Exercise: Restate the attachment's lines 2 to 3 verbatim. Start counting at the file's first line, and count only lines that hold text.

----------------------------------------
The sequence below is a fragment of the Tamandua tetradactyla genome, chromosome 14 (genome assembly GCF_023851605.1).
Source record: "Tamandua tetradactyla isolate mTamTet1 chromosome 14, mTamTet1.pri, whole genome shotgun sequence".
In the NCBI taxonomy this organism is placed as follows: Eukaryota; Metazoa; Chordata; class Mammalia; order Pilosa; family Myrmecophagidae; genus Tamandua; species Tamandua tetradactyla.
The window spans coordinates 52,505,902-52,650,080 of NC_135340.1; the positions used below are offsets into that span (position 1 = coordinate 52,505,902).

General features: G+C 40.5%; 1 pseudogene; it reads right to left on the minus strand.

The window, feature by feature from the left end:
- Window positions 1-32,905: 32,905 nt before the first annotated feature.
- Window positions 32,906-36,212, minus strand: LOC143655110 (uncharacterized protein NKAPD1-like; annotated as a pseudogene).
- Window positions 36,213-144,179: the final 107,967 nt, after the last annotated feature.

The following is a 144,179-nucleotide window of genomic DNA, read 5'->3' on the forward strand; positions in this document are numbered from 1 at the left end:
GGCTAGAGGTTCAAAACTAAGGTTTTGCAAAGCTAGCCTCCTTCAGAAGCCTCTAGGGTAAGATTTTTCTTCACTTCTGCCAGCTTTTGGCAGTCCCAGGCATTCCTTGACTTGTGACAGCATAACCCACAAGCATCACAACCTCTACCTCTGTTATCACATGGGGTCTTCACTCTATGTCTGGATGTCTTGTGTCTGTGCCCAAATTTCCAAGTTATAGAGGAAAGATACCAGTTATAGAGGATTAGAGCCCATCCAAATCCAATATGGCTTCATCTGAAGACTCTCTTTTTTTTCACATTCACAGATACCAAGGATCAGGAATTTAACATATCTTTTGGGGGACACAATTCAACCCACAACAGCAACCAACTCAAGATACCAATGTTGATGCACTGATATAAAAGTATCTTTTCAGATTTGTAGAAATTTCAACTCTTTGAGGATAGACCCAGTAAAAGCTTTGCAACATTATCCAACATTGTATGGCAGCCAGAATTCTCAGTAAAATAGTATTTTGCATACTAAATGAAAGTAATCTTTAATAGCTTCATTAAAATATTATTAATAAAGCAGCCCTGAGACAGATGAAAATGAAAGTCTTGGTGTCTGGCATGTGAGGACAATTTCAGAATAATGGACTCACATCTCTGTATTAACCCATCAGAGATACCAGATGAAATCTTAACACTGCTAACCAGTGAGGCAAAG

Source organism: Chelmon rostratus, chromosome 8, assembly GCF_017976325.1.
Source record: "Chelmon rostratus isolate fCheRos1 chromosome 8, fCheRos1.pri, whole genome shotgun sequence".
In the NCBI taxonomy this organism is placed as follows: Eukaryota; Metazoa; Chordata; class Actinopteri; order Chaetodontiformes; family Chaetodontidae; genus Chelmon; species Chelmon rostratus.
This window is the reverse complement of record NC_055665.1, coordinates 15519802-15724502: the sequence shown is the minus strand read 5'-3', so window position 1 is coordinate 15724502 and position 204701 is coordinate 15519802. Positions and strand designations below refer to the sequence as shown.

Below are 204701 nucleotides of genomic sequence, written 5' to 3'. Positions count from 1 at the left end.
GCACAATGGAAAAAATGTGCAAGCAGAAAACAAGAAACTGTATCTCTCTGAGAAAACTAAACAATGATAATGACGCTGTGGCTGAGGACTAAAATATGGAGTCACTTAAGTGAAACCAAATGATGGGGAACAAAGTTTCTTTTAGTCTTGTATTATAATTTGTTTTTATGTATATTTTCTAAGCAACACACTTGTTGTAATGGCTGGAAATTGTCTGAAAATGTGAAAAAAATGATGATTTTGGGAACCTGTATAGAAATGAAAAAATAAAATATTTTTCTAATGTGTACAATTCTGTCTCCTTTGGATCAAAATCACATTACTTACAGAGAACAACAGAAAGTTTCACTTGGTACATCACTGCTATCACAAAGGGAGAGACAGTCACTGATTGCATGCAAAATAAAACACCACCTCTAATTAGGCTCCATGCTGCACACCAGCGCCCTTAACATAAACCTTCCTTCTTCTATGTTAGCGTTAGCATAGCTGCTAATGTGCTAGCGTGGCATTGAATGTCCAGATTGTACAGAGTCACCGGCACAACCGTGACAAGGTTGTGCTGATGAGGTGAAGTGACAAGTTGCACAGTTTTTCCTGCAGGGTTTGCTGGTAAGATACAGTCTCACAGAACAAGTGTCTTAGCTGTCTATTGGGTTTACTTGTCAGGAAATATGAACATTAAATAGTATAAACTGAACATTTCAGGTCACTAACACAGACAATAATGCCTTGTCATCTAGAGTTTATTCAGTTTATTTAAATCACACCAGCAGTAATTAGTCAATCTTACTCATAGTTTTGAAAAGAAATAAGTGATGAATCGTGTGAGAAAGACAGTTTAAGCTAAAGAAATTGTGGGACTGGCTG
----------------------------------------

Source record: "Tamandua tetradactyla isolate mTamTet1 chromosome 14, mTamTet1.pri, whole genome shotgun sequence".
In the NCBI taxonomy this organism is placed as follows: Eukaryota; Metazoa; Chordata; class Mammalia; order Pilosa; family Myrmecophagidae; genus Tamandua; species Tamandua tetradactyla.